basic.pause(100)
basic.showNumber(1)
basic.showString(arrayWords[index])

Random stars

Activity: Starry starry night

In this micro:bit activity, we will create a set of random constellations on the micro:bit screen. We will use an array filled with numbers to tell us how many stars (dots) should be in each constellation.

Review the use of the random block in the Math category.

  • Create a block that will plot a single dot at a random location on the screen by choosing a random number from 0 to 4 for the x axis and a random number from 0 to 4 for the y axis.
led.plot(randint(0, 4), randint(0, 4))

Next, let’s create a loop that will repeat the above code five times, for a constellation with five stars.

for (let index = 0; index <= 4; index++) {
    led.plot(randint(0, 4), randint(0, 4))
}

Note that to keep things simple we don’t check for duplicates, so it’s possible you may end up with fewer than five visible stars. That’s okay.

Next, let’s create an array with five numbers in it. We will loop through the array and create five separate constellations, using the numbers in the array to represent the number of stars in each of the five constellations.

To create an array, you need to set the value of a variable to the array. The Arrays Toolbox has one already made for us.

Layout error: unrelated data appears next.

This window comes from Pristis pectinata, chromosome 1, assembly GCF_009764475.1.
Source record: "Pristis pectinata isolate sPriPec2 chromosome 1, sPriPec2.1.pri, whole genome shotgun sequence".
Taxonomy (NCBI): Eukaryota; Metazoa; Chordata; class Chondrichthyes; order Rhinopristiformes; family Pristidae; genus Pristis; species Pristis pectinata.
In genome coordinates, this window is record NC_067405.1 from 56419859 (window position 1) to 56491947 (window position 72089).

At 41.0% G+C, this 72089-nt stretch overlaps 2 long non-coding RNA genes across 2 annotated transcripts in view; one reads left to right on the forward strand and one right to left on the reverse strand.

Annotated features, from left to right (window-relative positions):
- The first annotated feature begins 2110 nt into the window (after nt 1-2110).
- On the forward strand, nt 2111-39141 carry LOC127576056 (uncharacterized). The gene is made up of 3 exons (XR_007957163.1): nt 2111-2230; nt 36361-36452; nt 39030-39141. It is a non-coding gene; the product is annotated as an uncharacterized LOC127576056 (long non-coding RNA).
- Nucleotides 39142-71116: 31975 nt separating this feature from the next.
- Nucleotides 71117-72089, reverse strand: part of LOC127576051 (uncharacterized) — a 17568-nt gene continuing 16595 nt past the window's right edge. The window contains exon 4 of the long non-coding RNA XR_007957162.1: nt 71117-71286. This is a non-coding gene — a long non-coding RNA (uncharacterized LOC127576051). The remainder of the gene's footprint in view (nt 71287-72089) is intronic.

• From the Arrays Toolbox drawer, drag out the ‘set list to’ block that’s attached to the ‘array of’ block containing numbers.
  • Then click on the (+) symbol to add more values to the block, for a total of five.

You can drag additional numbers out of the Math category and snap them to the open slots in the Create array with block. Go ahead and change them to some random values, then attach the whole thing to the ‘on start’ event handler block.

Now, when the micro:bit starts, it will create an array with those five values. Let’s create the constellations when the A button is pressed. Looking at our loop, instead of repeating 0 to 4 times, we actually want to use the value from the array to figure out how many stars to create.

  • Drag the ‘list get value at’ block from the Arrays Toolbox drawer and replace the 4 with that block.

You should see that there are more stars printed now, although there is an extra star; if the first value in the array is 5, you will actually see 6 stars because the loop runs when index is 0.